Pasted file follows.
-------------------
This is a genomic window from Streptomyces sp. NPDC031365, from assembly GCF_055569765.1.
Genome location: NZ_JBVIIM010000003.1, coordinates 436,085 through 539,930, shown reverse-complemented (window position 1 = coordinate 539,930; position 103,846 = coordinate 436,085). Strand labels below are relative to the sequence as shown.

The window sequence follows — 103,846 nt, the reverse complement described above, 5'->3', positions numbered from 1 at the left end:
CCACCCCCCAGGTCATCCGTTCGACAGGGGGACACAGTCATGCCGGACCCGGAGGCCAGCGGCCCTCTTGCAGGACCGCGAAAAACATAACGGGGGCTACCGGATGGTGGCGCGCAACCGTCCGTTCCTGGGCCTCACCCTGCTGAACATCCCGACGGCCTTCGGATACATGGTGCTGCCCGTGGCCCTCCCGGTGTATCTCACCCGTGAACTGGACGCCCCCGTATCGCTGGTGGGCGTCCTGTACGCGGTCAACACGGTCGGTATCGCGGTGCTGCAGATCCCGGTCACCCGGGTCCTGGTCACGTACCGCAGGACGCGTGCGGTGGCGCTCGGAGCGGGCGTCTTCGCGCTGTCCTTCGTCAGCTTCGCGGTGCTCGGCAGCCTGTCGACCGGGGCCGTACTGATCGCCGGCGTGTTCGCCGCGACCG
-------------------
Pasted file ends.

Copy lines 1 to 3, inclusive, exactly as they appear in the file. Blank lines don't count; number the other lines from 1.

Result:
This is a genomic window from Streptomyces sp. NPDC031365, from assembly GCF_055569765.1.
Genome location: NZ_JBVIIM010000003.1, coordinates 436,085 through 539,930, shown reverse-complemented (window position 1 = coordinate 539,930; position 103,846 = coordinate 436,085). Strand labels below are relative to the sequence as shown.

The window sequence follows — 103,846 nt, the reverse complement described above, 5'->3', positions numbered from 1 at the left end: